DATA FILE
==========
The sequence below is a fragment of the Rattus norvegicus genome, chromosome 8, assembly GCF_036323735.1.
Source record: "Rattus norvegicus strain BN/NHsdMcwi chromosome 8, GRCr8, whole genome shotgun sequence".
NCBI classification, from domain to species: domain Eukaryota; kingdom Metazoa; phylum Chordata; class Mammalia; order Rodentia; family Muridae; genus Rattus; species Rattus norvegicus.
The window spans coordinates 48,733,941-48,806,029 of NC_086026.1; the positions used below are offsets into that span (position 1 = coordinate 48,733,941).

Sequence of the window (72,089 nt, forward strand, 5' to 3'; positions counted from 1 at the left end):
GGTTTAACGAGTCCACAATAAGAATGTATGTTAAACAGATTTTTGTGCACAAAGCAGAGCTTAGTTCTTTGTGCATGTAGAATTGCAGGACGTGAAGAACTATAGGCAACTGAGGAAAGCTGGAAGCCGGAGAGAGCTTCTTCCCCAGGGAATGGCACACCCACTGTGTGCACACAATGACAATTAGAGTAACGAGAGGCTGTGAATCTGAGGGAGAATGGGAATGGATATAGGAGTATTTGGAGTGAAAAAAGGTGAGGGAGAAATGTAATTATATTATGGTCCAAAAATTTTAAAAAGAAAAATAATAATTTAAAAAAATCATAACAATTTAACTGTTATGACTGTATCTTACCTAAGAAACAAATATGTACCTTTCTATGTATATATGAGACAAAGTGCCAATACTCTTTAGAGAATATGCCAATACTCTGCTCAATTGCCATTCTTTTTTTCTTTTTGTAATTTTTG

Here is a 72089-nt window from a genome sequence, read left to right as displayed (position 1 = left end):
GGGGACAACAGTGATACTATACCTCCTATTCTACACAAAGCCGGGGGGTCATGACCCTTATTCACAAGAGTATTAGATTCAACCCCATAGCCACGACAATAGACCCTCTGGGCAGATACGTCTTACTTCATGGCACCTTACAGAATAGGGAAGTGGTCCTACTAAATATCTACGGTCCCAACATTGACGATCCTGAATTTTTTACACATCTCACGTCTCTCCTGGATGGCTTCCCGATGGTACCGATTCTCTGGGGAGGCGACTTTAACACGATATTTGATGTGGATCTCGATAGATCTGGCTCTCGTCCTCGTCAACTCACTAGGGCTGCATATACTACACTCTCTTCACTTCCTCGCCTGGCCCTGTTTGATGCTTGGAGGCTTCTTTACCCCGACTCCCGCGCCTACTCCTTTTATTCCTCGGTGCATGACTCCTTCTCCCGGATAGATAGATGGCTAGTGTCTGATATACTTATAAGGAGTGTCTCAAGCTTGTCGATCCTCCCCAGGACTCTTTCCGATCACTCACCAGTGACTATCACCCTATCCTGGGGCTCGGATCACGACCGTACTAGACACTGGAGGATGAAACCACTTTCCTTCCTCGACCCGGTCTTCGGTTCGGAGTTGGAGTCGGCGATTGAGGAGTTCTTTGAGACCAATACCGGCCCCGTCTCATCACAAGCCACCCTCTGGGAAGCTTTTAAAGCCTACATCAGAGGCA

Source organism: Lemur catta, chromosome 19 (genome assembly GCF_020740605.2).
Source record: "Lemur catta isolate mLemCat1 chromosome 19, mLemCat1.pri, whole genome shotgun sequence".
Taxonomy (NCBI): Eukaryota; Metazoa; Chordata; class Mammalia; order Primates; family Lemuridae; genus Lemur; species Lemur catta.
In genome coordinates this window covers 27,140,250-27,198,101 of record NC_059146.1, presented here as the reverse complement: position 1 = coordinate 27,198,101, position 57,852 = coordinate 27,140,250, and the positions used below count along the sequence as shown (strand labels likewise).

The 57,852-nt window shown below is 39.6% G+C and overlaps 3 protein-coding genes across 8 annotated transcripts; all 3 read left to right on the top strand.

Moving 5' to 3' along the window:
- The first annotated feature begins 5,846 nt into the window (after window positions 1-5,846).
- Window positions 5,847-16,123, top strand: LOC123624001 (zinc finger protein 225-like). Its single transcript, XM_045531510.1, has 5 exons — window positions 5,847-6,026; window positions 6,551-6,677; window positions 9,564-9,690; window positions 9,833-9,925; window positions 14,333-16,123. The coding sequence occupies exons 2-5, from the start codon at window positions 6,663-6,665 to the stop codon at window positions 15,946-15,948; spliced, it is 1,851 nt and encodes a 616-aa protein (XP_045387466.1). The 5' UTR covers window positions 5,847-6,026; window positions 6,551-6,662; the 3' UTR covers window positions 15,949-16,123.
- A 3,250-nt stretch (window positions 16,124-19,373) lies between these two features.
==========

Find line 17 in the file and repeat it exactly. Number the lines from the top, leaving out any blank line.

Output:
- A 3,250-nt stretch (window positions 16,124-19,373) lies between these two features.